“I only had one clip which was 12 shots so I had to use it very sparingly”
RT presents War Witness – a special project dedicated to the 65th anniversary of the Victory in the Second World War.
Former Staff Sergeant Harry Akune from the 503rd Parachute Infantry Regimental Combat Team remembers how he was airdropped on the island of Corregidor in the Philippines.
“Well, I really didn’t have formal parachute training. However, they did throw me out of an airplane one time and I got hurt. That was seven days before the operation. And these paratroopers acted like, ‘Oh, a piece of cake – jumping out an airplane.’ So you kind of believed that, and I thought ‘Yeah OK, I'll go,’ and I didn’t think… I wasn’t really afraid to go out, you know,” revealed Akune.
“And from there, after making one amphibious landing with them, they asked me to go on this mission. It was my duty to do the interrogation of prisoners and translating documents. And that was the reason why I was with this unit and I landed on the island of Corregidor. They did not tell me how dangerous it was or anything like that; they just told me to make a parachute landing,” remembers Akune.
“I left the plane and I couldn’t judge distance, and I thought I was soon to go into the water. The island's top side is a little over one mile and we were jumping in the middle of it.”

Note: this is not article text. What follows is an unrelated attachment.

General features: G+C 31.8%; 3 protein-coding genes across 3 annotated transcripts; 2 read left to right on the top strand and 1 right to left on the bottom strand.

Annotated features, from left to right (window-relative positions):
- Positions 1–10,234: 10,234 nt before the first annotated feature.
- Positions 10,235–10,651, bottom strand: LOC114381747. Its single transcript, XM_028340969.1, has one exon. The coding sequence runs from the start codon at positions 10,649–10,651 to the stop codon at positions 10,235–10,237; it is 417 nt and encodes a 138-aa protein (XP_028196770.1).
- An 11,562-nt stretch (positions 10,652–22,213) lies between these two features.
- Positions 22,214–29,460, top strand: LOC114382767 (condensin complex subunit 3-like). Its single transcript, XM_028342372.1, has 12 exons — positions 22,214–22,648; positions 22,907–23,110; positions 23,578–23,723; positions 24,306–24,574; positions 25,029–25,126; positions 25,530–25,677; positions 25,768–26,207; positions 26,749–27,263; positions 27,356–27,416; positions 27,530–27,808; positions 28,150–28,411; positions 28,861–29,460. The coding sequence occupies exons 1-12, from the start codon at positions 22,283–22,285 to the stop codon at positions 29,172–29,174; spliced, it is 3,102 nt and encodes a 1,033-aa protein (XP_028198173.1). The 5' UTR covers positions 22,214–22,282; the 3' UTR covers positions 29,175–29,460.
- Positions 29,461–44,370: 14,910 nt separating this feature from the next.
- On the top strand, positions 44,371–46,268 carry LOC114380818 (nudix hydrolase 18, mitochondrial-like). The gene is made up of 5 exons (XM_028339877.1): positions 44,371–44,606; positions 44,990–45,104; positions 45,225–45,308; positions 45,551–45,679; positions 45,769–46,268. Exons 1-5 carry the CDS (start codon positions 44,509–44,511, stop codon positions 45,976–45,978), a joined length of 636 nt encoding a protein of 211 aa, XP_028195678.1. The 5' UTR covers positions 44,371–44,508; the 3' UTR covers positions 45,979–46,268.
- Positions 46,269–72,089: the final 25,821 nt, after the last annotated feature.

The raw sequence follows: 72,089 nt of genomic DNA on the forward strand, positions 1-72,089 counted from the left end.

“So I tried to maneuver like they told me to do, and I did everything wrong. I was trying to avoid this jagged, shattered tree. I thought I was sure going to get impaled and I tried frantically to miss that tree. In the meantime, because I had tried to change it suddenly, the parachute started to turn around and pretty soon I didn’t know where I was going. Then I felt my feet land and I rolled on my back, and my parachute took me down this hill. I was just lucky I didn’t get hurt. And then I looked around and I didn’t see anybody. I thought I was possibly on the top side. So I was going up and then suddenly I looked up at the top and I saw a line of rifles pointing at me, and I knew that if one let go, they would all let go. So I just raised my hand, and then I lowered my rifle and ran up to them. As it happened this particular sergeant, the demolition sergeant, recognized me. First of all, I think he recognized the carbine and the coverall; otherwise, that's all I had. Anyway, I was able to join the ad hoc group and move forward with them,” he said.
“I was fired upon by the enemy with the rest of the guys, The thing is, I only had one clip which was 12 shots. So I knew I’d have to use it very sparingly. And so therefore, these paratroopers were just fantastic. When they heard firing, they didn’t crouch and look around; they ran right at the firing, absolutely. And I just followed them. That unit was… I would be happy to go anyplace with them, because they would go to the fire instead of waiting, they just went right at it. Their aggressive attitude was really something.”
“I left Smolensk four hours before it was invaded by the Nazis”, remembers Zoya Kochkina, former intelligence section commander of an antiaircraft artillery battalion.
“I came to the city of Yaroslavl and inquired at the Komsomol city committee if they had any jobs. I worked day and night shifts,” she said. “On April 10, 1942, I along with several other girls from our plant joined artillery regiment 201 which was defending the city of Yaroslavl.”